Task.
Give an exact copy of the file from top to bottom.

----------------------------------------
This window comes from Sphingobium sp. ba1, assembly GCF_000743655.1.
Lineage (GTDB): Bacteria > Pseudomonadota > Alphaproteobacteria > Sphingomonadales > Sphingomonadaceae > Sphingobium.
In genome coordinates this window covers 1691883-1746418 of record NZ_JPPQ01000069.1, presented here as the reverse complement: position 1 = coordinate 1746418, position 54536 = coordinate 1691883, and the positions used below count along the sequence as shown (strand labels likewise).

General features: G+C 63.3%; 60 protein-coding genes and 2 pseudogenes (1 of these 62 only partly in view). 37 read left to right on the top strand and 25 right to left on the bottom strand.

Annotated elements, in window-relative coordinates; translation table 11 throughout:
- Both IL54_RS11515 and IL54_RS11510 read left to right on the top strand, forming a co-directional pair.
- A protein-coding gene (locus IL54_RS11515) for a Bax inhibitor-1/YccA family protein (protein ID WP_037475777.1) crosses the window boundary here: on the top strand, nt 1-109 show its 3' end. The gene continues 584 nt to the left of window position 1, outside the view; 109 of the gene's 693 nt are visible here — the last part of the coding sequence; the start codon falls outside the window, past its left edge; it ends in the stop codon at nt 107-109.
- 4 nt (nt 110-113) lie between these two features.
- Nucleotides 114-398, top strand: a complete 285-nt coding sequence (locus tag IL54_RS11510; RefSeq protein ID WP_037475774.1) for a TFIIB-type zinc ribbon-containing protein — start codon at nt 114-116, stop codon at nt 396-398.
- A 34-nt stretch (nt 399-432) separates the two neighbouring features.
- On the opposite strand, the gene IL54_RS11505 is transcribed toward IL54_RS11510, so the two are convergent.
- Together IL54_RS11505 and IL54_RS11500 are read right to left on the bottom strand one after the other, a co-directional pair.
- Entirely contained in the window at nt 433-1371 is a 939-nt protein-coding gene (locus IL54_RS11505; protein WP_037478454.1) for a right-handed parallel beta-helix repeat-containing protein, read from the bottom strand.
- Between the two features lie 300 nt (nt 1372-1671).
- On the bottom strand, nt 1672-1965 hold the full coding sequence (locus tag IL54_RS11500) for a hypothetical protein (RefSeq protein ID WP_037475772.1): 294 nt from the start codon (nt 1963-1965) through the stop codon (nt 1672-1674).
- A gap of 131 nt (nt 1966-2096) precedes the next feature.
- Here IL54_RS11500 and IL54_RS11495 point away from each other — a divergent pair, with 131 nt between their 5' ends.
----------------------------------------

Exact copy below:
This window comes from Sphingobium sp. ba1, assembly GCF_000743655.1.
Lineage (GTDB): Bacteria > Pseudomonadota > Alphaproteobacteria > Sphingomonadales > Sphingomonadaceae > Sphingobium.
In genome coordinates this window covers 1691883-1746418 of record NZ_JPPQ01000069.1, presented here as the reverse complement: position 1 = coordinate 1746418, position 54536 = coordinate 1691883, and the positions used below count along the sequence as shown (strand labels likewise).

General features: G+C 63.3%; 60 protein-coding genes and 2 pseudogenes (1 of these 62 only partly in view). 37 read left to right on the top strand and 25 right to left on the bottom strand.

Annotated elements, in window-relative coordinates; translation table 11 throughout:
- Both IL54_RS11515 and IL54_RS11510 read left to right on the top strand, forming a co-directional pair.
- A protein-coding gene (locus IL54_RS11515) for a Bax inhibitor-1/YccA family protein (protein ID WP_037475777.1) crosses the window boundary here: on the top strand, nt 1-109 show its 3' end. The gene continues 584 nt to the left of window position 1, outside the view; 109 of the gene's 693 nt are visible here — the last part of the coding sequence; the start codon falls outside the window, past its left edge; it ends in the stop codon at nt 107-109.
- 4 nt (nt 110-113) lie between these two features.
- Nucleotides 114-398, top strand: a complete 285-nt coding sequence (locus tag IL54_RS11510; RefSeq protein ID WP_037475774.1) for a TFIIB-type zinc ribbon-containing protein — start codon at nt 114-116, stop codon at nt 396-398.
- A 34-nt stretch (nt 399-432) separates the two neighbouring features.
- On the opposite strand, the gene IL54_RS11505 is transcribed toward IL54_RS11510, so the two are convergent.
- Together IL54_RS11505 and IL54_RS11500 are read right to left on the bottom strand one after the other, a co-directional pair.
- Entirely contained in the window at nt 433-1371 is a 939-nt protein-coding gene (locus IL54_RS11505; protein WP_037478454.1) for a right-handed parallel beta-helix repeat-containing protein, read from the bottom strand.
- Between the two features lie 300 nt (nt 1372-1671).
- On the bottom strand, nt 1672-1965 hold the full coding sequence (locus tag IL54_RS11500) for a hypothetical protein (RefSeq protein ID WP_037475772.1): 294 nt from the start codon (nt 1963-1965) through the stop codon (nt 1672-1674).
- A gap of 131 nt (nt 1966-2096) precedes the next feature.
- Here IL54_RS11500 and IL54_RS11495 point away from each other — a divergent pair, with 131 nt between their 5' ends.